Dostoyevsky’s Übermensch in Crime & Punishment

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Are morality and ethics derived from an authoritative source or are they determined by an individual? And what are the effects with the latter approach of subjective morality?

These are just a couple philosophical and ethical questions that can be raised from the great Russian author Fyodor Dostoyevsky in his classic 1866 novel Crime and Punishment. Dostoyevsky continues to be regarded as one of the world’s greatest novelists and as a true literary polymath, whose body of publications profoundly shaped the fields of literature, existentialism, psychology and theology [1]. Perhaps just as incredible as his works is Dostoyevsky’s life story. From an early age in early 19th Century Russia, Dostoyevsky embraced a love for studying and writing literature, and eventually became engaged in Russian political and social activism which tragically resulted in his 1849 arrest and imprisonment in a Siberian prison labor camp [1]. Following his decade-long experience of incarceration and punishment, Dostoyevsky would go on to produce some of the greatest works in modern world literature, in particular Crime and Punishment which explores philosophical theories including ethics, nihilism and Friedrich Nietzsche’s later concept of the Übermensch.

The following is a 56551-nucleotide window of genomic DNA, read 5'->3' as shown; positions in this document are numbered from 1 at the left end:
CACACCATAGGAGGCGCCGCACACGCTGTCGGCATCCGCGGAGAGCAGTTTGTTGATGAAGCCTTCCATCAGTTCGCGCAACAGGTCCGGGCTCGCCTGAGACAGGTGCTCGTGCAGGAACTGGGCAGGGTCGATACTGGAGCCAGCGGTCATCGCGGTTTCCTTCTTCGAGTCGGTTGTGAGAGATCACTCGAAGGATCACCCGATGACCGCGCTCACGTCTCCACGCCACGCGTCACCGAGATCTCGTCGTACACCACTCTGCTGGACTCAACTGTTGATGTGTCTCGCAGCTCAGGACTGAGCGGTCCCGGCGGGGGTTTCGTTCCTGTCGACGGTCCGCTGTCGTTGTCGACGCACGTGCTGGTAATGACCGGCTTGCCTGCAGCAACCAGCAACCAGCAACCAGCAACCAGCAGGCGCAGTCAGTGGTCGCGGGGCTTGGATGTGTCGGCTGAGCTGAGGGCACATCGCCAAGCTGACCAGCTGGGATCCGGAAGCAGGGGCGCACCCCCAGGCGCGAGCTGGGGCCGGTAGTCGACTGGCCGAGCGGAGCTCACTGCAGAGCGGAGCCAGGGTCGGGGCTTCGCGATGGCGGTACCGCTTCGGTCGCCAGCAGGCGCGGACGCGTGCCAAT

Dostoyevsky’s Crime and Punishment follows the story of the Rodion Raskolnikov, an ex-law student living on the fringes of society in an impoverished apartment in Saint Petersburg, Russia. Having detached himself socially and developing a problematic superiority complex, Raskolnikov devises a nefarious plan to murder and rob a local pawn broker Alyona Ivanovna, believing she is an unscrupulous individual who’s wealth could be used for better purposes by Raskolnikov himself. In an irrational and frenzied state, Raskolnikov follows through with his plan, murdering and robbing the elderly Ivanovna, only to subsequently fall into a psychological state of immense guilt and neuroticism over the act. The novel goes on to describe Raskolnikov’s failed psychological attempts to cover up his crime while under pressure from Detective Porfiry Petrovitch and Raskolnikov’s newfound acquaintance Sonya Marmeladov, ultimately resulting in his confession, imprisonment, and later ethical enlightenment due to Sonya’s loving influence. Embedded within the storyline of Crime and Punishment, Dostoyevsky eloquently delves into moral and ethical themes affecting the protagonist Raskolnikov as portrayed cinematically by the great European actor Peter Lorre in a 1935 film adaptation of the same title. Dostoyevsky’s creation and Lorre’s later rendention of Raskolnikov exemplify the tragic consequences of applied nihilism and the Übermensch concept (also known as “overman” or “superman”).